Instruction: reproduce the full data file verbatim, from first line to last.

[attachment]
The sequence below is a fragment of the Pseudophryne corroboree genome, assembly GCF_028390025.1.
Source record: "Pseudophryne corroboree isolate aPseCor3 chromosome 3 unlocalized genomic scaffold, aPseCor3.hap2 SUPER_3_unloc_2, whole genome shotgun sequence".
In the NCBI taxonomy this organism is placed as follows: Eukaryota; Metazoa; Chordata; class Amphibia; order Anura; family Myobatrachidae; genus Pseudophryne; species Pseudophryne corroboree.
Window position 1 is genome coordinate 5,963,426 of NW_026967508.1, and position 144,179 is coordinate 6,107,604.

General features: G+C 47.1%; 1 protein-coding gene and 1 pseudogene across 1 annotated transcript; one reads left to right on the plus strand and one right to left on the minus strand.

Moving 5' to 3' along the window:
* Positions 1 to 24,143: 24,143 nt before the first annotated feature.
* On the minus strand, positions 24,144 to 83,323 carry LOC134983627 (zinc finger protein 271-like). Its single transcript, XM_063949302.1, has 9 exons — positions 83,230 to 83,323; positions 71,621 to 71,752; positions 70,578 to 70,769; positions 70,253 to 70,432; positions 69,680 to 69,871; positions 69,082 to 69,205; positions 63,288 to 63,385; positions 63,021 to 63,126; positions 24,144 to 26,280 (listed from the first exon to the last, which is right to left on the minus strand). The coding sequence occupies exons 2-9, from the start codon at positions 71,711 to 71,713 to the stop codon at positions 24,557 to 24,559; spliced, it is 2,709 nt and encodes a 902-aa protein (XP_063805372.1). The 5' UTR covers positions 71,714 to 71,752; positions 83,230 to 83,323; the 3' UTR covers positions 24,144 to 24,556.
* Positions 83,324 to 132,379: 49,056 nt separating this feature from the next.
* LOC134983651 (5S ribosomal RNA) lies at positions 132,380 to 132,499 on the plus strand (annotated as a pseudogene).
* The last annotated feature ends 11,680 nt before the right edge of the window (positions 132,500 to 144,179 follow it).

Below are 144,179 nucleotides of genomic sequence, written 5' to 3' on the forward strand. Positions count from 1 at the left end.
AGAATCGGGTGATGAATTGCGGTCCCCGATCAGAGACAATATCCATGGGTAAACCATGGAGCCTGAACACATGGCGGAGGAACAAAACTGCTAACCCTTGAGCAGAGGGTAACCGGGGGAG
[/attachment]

The sequence below is a fragment of the Pseudophryne corroboree genome, assembly GCF_028390025.1.
Source record: "Pseudophryne corroboree isolate aPseCor3 chromosome 3 unlocalized genomic scaffold, aPseCor3.hap2 SUPER_3_unloc_2, whole genome shotgun sequence".
In the NCBI taxonomy this organism is placed as follows: Eukaryota; Metazoa; Chordata; class Amphibia; order Anura; family Myobatrachidae; genus Pseudophryne; species Pseudophryne corroboree.
Window position 1 is genome coordinate 5,963,426 of NW_026967508.1, and position 144,179 is coordinate 6,107,604.

General features: G+C 47.1%; 1 protein-coding gene and 1 pseudogene across 1 annotated transcript; one reads left to right on the plus strand and one right to left on the minus strand.

Moving 5' to 3' along the window:
* Positions 1 to 24,143: 24,143 nt before the first annotated feature.
* On the minus strand, positions 24,144 to 83,323 carry LOC134983627 (zinc finger protein 271-like). Its single transcript, XM_063949302.1, has 9 exons — positions 83,230 to 83,323; positions 71,621 to 71,752; positions 70,578 to 70,769; positions 70,253 to 70,432; positions 69,680 to 69,871; positions 69,082 to 69,205; positions 63,288 to 63,385; positions 63,021 to 63,126; positions 24,144 to 26,280 (listed from the first exon to the last, which is right to left on the minus strand). The coding sequence occupies exons 2-9, from the start codon at positions 71,711 to 71,713 to the stop codon at positions 24,557 to 24,559; spliced, it is 2,709 nt and encodes a 902-aa protein (XP_063805372.1). The 5' UTR covers positions 71,714 to 71,752; positions 83,230 to 83,323; the 3' UTR covers positions 24,144 to 24,556.
* Positions 83,324 to 132,379: 49,056 nt separating this feature from the next.
* LOC134983651 (5S ribosomal RNA) lies at positions 132,380 to 132,499 on the plus strand (annotated as a pseudogene).
* The last annotated feature ends 11,680 nt before the right edge of the window (positions 132,500 to 144,179 follow it).

Below are 144,179 nucleotides of genomic sequence, written 5' to 3' on the forward strand. Positions count from 1 at the left end.
AGAATCGGGTGATGAATTGCGGTCCCCGATCAGAGACAATATCCATGGGTAAACCATGGAGCCTGAACACATGGCGGAGGAACAAAACTGCTAACCCTTGAGCAGAGGGTAACCGGGGGAG